Anthony Freeman sprints around the UA Little Rock track and field and appears the epitome of health. Few would know that he spent seven years on dialysis after losing both kidneys. A kidney transplant in 2015 gave him a new lease on life – one that he’s determined to not take for granted.
On Aug. 1, the 26-year-old UA Little Rock student leaves for Salt Lake City, Utah – on his first airplane trip – where he will participate in the 2018 Transplant Games of America taking place Aug. 2-7. He will compete in several competitions, including the 100 meter, 200 meter, 5K, and 1800 meter races as well as a basketball tournament.
Once a high school football stand-out, Freeman has always enjoyed competition. He ran track and played football and basketball at North Pulaski High School. Freeman got used to playing through the pain of sport injuries. But by 16, he was suffering pain that couldn’t be ignored. He was diagnosed with end-stage renal failure and both kidneys had to be removed.
“The year I was looking forward to being scouted was my junior year, I had to start dialysis,” he recalled.
Faced with the reality of his health and the fact that sports were over, depression set in. He dropped out of high school and starting working. He left home, sleeping on the floors of friends, and at times, found himself homeless.
“I was heavy-hearted at the time, and I realized I was just being defiant,” he said in retrospect. “I realized I was gonna die.”
He was three days into College Algebra and Composition II classes, when a transplant became available.
“They told me it would take three to six months to recover,” he said. Friends and family urged Freeman to quit school, but he didn’t want to lose the momentum he’d built up. He stayed in school, finishing the semester with a 4.0 GPA.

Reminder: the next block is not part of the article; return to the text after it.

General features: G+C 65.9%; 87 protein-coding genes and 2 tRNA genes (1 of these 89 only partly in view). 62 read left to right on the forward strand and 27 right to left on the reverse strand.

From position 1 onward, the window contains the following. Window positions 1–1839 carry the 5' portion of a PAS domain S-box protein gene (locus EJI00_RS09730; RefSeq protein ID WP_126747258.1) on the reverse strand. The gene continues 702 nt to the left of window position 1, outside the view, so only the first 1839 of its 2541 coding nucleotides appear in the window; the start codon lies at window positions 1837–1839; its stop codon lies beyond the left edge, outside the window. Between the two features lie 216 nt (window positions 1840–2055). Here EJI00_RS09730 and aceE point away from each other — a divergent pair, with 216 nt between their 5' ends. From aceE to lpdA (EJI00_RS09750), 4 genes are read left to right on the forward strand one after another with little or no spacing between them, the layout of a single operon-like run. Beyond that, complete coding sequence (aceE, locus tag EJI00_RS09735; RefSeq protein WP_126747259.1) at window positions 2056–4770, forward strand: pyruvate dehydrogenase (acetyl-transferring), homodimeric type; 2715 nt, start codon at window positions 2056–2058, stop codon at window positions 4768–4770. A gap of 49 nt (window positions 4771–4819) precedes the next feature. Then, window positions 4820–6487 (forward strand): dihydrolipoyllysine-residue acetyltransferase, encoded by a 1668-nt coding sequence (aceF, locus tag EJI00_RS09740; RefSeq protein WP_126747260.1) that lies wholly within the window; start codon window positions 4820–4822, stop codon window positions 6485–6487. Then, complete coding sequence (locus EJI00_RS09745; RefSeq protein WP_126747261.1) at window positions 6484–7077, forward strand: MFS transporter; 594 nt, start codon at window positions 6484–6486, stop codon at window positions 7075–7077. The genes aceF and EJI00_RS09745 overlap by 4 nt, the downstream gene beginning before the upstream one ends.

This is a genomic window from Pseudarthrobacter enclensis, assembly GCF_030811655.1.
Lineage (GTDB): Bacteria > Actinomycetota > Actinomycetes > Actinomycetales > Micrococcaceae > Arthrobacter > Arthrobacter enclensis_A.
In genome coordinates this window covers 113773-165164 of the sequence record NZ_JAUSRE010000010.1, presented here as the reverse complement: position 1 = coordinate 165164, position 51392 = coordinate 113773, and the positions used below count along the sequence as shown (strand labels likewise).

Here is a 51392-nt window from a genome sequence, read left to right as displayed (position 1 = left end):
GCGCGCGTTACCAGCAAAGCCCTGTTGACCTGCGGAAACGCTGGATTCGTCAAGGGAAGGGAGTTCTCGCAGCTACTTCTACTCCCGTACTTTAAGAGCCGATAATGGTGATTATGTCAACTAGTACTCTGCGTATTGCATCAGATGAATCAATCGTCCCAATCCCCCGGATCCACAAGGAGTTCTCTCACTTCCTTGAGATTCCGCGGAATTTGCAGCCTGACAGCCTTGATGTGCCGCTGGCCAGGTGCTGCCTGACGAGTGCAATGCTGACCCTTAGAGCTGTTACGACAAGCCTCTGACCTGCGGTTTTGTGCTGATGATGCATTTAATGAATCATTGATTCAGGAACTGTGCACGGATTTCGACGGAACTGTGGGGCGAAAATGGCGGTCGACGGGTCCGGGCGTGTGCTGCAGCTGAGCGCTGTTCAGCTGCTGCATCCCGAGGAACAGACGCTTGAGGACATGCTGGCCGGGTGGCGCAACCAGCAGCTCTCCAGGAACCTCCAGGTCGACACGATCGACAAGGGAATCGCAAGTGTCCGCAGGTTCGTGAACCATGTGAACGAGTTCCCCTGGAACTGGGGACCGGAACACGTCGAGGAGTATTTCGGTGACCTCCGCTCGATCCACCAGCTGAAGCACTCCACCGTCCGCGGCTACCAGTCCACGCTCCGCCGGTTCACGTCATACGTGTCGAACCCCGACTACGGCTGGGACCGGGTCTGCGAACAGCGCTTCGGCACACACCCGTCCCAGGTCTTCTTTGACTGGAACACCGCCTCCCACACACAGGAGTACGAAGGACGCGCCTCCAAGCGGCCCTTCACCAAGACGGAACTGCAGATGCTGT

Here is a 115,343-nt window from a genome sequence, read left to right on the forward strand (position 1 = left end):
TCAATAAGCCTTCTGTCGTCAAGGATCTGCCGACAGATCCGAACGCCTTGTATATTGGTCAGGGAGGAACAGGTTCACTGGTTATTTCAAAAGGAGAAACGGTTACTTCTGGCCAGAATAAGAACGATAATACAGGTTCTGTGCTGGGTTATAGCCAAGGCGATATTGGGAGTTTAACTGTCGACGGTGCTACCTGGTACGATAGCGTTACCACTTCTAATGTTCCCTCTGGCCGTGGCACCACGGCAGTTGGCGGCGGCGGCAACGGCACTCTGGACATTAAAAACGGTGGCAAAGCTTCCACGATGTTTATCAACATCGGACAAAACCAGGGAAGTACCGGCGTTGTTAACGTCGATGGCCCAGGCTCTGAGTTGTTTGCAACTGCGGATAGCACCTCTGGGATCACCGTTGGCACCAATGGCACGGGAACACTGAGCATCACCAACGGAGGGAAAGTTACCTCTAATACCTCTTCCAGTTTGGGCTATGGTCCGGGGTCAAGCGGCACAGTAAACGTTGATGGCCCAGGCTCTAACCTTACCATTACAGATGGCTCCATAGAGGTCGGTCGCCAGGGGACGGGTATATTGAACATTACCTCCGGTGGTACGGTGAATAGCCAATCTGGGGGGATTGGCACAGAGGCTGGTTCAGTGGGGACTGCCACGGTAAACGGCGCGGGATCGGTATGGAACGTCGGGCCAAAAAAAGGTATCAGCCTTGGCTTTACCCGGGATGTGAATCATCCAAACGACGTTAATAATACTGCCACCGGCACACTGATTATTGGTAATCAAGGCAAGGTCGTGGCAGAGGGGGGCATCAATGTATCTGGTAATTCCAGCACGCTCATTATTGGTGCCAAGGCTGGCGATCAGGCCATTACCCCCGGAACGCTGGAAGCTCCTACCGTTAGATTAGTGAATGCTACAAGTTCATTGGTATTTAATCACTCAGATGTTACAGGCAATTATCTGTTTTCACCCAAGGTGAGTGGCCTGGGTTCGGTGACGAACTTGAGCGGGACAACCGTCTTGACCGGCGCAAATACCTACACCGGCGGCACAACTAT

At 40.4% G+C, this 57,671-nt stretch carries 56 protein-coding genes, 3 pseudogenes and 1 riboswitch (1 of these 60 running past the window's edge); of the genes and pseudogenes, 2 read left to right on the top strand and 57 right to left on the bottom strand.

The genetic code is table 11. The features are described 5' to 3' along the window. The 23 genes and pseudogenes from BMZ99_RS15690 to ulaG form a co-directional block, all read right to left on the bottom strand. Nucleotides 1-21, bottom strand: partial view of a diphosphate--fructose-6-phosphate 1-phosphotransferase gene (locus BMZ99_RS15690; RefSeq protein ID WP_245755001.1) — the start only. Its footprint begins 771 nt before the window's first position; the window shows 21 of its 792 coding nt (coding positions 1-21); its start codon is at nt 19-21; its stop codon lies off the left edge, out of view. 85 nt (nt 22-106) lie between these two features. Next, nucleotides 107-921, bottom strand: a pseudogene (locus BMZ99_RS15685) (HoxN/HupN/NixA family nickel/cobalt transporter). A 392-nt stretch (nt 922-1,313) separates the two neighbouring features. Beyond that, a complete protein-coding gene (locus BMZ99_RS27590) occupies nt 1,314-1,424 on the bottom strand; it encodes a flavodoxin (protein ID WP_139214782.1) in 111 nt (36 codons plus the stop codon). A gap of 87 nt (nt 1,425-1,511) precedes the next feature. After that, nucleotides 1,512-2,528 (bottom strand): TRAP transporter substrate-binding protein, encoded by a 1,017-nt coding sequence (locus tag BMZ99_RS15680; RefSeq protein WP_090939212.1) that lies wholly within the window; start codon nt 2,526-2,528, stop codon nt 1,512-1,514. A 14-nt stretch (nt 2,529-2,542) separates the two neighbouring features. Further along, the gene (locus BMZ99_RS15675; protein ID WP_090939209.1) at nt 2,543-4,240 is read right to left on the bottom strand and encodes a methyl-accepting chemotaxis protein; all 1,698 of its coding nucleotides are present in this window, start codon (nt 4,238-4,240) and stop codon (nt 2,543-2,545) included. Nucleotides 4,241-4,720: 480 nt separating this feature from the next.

“All it took was discipline,” he said. “I shut out everything. I knew that if I could do this, I could complete this degree with a 4.0.”
However, his college work and an internship at Woods Group Architects in Little Rock have helped him find his true passion: architecture. He hopes to eventually get a master’s degree in urban planning.
For now, Freeman is working at the Baptist Campus Ministry, assisting with programming and events, and he is also a youth ministry leader at Runyan First Baptist Church in North Little Rock.
Between working part-time and taking summer classes, Freeman manages to keep up a disciplined athletic training schedule for what will be his second Transplant Games. He completed in the 2016 games in Cleveland, not quite a year after his transplant.
“I underestimated the competition then. I didn’t know how intense it would be,” he said. “This year, I’m not taking it so lightly.”
The Vitamin Shoppe in North Little Rock, where Freeman works, provides him with a trainer and a sport nutritionist to help him stay on track. He keeps two food journals and uses the Yazio app to track his dietary intake. While training, he sticks to a high-protein, carb-rich, low-fat diet, consuming 3,000-5,000 calories daily.
A typically training breakfast includes three whole grain waffles, six slices of turkey bacon, turkey sausage, a banana, mixed fruit, a protein shake, a multivitamin and a fish oil supplement. Lunch is typically three salmon filets, mixed rice, asparagus, protein chips, bread and butter, half a protein shake, and another vitamin. For dinner, he has two chicken breasts with a baked potato, corn, greens, asparagus, and mixed fruit.
He exercises six days a week, alternating workouts of power strength training – with bench presses, deadlifts, squats, and leg presses – and speed training, such as bleacher runs, bear crawls, and 80 meter runs. He also does stretching and core work on alternate days, with Sundays set aside for rest.
His health is the best it’s been in years.
“I know so many people who die because of complications with their transplant, and here I am a healthy young person who doesn’t look like they’ve ever suffered from dialysis,” he said. “I can’t believe the hurdles I’ve overcome to get to this place.”
In Salt Lake City, Freeman will be running in celebration of his life – and in honor of the young donor who gave him a new lease on life.
Freeman knows little about his donor – only that the donor was 22 years old. The Arkansas Regional Organ Recovery Agency (ARORA) protects the privacy of donors’ families and contacts families only when they are ready to connect with donor recipients. Freeman recently wrote a letter to his donor’s parents and hopes to one day meet them.
“I want them to know how I’ve evolved from being a kid to being an adult and an athlete and being in a college program I never dreamed of,” he said. “I want them to know that I am able to embrace living because of their son or daughter and that their spirit lives on.”